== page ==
For years, it has been known that where you live matters to your health. Health-related problems are strongly associated with the social characteristics of communities. Factors such as poverty, employment, family structure and the race/ethnicity of a community help predict how healthy its residents are – even when individual attributes and behaviors are taken into account.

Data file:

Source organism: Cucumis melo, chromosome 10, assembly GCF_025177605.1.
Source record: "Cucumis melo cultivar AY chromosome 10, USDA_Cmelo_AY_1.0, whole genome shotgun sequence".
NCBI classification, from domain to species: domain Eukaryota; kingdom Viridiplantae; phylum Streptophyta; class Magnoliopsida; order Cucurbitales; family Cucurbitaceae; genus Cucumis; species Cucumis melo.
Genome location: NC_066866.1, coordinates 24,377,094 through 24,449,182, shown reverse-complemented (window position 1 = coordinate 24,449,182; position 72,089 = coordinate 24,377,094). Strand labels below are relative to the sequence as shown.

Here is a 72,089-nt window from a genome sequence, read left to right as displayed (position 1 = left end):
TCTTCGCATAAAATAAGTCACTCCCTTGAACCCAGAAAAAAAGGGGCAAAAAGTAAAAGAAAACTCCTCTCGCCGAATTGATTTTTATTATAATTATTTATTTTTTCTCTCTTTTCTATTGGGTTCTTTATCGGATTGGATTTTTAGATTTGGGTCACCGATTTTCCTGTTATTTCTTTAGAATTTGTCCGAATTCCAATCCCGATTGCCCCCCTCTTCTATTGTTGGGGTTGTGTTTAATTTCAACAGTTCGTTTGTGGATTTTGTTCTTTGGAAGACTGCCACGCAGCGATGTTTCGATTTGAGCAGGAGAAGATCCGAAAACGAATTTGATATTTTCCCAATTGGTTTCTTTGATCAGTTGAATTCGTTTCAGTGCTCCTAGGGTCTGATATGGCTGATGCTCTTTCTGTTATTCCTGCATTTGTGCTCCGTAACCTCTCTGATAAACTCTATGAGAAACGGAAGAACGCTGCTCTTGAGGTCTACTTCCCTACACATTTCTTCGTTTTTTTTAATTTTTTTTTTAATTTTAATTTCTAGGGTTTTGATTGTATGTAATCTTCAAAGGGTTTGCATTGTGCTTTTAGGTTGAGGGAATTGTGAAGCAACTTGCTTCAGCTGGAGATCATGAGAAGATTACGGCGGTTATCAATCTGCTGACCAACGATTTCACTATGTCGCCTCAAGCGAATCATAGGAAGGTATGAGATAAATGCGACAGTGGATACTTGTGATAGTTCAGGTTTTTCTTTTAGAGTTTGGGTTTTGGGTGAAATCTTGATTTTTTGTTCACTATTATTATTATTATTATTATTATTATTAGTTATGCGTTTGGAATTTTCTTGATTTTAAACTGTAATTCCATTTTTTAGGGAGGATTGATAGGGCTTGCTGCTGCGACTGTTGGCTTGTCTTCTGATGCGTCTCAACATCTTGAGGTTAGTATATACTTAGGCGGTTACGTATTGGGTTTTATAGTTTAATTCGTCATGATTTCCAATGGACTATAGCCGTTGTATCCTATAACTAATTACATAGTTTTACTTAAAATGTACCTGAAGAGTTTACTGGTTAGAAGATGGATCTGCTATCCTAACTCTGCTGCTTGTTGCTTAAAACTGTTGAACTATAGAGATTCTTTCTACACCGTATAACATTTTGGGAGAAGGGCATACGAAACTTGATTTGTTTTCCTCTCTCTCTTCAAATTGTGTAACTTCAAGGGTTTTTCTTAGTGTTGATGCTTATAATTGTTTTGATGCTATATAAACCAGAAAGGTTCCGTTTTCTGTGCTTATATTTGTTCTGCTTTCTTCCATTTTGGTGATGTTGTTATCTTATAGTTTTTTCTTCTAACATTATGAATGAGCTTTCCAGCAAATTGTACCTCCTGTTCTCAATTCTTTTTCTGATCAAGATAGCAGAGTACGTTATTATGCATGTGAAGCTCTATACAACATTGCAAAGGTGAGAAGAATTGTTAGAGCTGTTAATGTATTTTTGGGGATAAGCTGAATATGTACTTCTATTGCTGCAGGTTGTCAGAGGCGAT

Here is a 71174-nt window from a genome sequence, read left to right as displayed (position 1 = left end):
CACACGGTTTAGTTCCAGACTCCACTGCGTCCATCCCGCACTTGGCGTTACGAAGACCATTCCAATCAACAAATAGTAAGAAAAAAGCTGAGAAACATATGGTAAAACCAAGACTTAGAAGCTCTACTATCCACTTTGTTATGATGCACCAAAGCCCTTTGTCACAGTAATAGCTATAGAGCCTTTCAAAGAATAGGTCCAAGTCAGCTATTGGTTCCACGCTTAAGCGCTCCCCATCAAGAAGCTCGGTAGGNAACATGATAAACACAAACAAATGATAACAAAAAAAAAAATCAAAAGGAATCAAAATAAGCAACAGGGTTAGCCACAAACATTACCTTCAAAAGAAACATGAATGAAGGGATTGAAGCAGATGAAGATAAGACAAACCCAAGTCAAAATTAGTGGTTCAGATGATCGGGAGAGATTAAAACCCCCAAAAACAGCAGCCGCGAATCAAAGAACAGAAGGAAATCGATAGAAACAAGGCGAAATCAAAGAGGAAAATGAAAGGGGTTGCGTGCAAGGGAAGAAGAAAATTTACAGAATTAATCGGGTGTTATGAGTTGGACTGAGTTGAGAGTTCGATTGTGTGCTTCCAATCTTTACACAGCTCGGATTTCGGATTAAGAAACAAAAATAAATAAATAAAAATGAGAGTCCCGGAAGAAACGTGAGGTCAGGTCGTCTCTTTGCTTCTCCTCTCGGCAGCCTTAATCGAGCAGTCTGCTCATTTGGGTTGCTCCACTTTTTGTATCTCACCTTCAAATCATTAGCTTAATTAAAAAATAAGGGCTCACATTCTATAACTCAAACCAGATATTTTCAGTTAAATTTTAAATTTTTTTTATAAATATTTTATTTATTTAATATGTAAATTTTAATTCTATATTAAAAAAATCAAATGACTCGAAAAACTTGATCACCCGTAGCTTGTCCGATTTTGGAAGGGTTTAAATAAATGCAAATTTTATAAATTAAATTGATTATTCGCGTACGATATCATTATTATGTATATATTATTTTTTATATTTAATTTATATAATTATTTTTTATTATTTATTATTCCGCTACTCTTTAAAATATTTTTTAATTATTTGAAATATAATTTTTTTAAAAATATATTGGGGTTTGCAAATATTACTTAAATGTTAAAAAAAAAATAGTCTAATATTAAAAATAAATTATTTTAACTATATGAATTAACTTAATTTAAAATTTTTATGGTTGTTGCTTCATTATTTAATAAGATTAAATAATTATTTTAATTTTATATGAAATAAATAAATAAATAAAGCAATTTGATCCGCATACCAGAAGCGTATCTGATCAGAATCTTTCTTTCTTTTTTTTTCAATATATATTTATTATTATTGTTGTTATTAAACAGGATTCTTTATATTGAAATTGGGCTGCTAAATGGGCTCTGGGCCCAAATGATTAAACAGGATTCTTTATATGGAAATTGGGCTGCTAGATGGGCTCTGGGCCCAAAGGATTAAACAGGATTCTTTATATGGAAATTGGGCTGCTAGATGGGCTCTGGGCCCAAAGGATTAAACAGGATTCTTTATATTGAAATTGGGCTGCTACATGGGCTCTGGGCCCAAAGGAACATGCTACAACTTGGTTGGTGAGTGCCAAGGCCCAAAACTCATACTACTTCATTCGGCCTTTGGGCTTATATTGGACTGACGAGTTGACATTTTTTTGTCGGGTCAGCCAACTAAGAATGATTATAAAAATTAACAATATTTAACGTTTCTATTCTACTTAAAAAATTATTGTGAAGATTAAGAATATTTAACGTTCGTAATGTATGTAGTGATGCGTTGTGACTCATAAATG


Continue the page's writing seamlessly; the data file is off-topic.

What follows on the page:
Much of the research to date has focused on how socioeconomic characteristics explain health disadvantages. But as we all know, many socially disadvantaged people buck such risk factors to achieve optimal health.
Our question: Can strong communities, where people feel connected to their neighbors, have a positive effect on your health? Can communities with strong social connections explain why some socioeconomically disadvantaged neighborhoods fail, while others thrive? If so, what factors influence how connected people feel to their neighbors and their communities?
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